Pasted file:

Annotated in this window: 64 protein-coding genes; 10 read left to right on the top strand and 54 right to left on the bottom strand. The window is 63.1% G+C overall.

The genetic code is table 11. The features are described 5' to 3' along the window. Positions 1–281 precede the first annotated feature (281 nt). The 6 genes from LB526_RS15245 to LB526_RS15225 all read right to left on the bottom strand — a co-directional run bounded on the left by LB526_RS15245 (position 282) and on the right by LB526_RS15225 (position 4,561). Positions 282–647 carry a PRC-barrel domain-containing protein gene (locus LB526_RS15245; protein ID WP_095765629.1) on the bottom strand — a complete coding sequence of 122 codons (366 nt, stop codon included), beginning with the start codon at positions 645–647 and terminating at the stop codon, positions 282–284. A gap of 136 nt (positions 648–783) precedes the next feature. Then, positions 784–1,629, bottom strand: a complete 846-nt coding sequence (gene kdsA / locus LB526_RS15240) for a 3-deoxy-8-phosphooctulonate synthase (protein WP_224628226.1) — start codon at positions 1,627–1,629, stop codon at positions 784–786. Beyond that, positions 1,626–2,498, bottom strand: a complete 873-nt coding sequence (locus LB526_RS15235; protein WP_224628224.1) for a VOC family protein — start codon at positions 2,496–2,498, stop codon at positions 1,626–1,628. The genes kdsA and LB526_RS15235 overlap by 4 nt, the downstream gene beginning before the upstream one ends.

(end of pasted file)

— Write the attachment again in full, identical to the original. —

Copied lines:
Annotated in this window: 64 protein-coding genes; 10 read left to right on the top strand and 54 right to left on the bottom strand. The window is 63.1% G+C overall.

The genetic code is table 11. The features are described 5' to 3' along the window. Positions 1–281 precede the first annotated feature (281 nt). The 6 genes from LB526_RS15245 to LB526_RS15225 all read right to left on the bottom strand — a co-directional run bounded on the left by LB526_RS15245 (position 282) and on the right by LB526_RS15225 (position 4,561). Positions 282–647 carry a PRC-barrel domain-containing protein gene (locus LB526_RS15245; protein ID WP_095765629.1) on the bottom strand — a complete coding sequence of 122 codons (366 nt, stop codon included), beginning with the start codon at positions 645–647 and terminating at the stop codon, positions 282–284. A gap of 136 nt (positions 648–783) precedes the next feature. Then, positions 784–1,629, bottom strand: a complete 846-nt coding sequence (gene kdsA / locus LB526_RS15240) for a 3-deoxy-8-phosphooctulonate synthase (protein WP_224628226.1) — start codon at positions 1,627–1,629, stop codon at positions 784–786. Beyond that, positions 1,626–2,498, bottom strand: a complete 873-nt coding sequence (locus LB526_RS15235; protein WP_224628224.1) for a VOC family protein — start codon at positions 2,496–2,498, stop codon at positions 1,626–1,628. The genes kdsA and LB526_RS15235 overlap by 4 nt, the downstream gene beginning before the upstream one ends.